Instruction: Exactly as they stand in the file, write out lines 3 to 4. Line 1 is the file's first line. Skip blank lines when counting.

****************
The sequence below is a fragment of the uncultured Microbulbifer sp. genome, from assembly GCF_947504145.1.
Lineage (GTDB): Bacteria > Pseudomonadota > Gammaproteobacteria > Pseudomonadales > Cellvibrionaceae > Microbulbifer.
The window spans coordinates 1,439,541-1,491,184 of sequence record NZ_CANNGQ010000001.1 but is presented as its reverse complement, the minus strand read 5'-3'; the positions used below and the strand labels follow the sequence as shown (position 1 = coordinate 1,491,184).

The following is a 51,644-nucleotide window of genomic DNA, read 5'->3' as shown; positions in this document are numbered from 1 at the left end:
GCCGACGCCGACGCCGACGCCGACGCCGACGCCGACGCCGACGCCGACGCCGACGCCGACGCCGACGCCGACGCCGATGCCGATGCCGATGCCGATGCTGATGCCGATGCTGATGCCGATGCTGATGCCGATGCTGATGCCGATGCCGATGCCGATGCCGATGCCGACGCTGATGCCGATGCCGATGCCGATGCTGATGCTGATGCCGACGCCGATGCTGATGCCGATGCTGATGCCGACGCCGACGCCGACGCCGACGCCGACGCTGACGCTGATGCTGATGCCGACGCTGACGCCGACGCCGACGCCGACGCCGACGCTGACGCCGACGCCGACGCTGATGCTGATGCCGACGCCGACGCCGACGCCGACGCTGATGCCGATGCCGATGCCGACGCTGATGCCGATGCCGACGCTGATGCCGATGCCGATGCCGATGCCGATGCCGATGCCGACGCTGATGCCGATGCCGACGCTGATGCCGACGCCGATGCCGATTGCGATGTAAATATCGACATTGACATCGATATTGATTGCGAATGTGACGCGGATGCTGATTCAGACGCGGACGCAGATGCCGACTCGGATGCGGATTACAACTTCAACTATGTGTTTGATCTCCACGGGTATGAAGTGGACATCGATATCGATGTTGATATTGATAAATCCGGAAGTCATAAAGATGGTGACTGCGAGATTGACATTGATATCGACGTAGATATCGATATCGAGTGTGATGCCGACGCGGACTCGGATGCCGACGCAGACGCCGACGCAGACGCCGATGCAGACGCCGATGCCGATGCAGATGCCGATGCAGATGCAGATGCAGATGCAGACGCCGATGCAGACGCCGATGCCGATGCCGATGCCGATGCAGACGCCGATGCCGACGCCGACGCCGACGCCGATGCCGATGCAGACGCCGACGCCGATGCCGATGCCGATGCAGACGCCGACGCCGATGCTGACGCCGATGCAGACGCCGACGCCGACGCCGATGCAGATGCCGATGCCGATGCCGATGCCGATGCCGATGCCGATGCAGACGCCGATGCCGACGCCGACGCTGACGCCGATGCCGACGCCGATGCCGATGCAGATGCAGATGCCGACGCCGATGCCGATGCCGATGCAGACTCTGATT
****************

The window spans coordinates 1,439,541-1,491,184 of sequence record NZ_CANNGQ010000001.1 but is presented as its reverse complement, the minus strand read 5'-3'; the positions used below and the strand labels follow the sequence as shown (position 1 = coordinate 1,491,184).

The following is a 51,644-nucleotide window of genomic DNA, read 5'->3' as shown; positions in this document are numbered from 1 at the left end: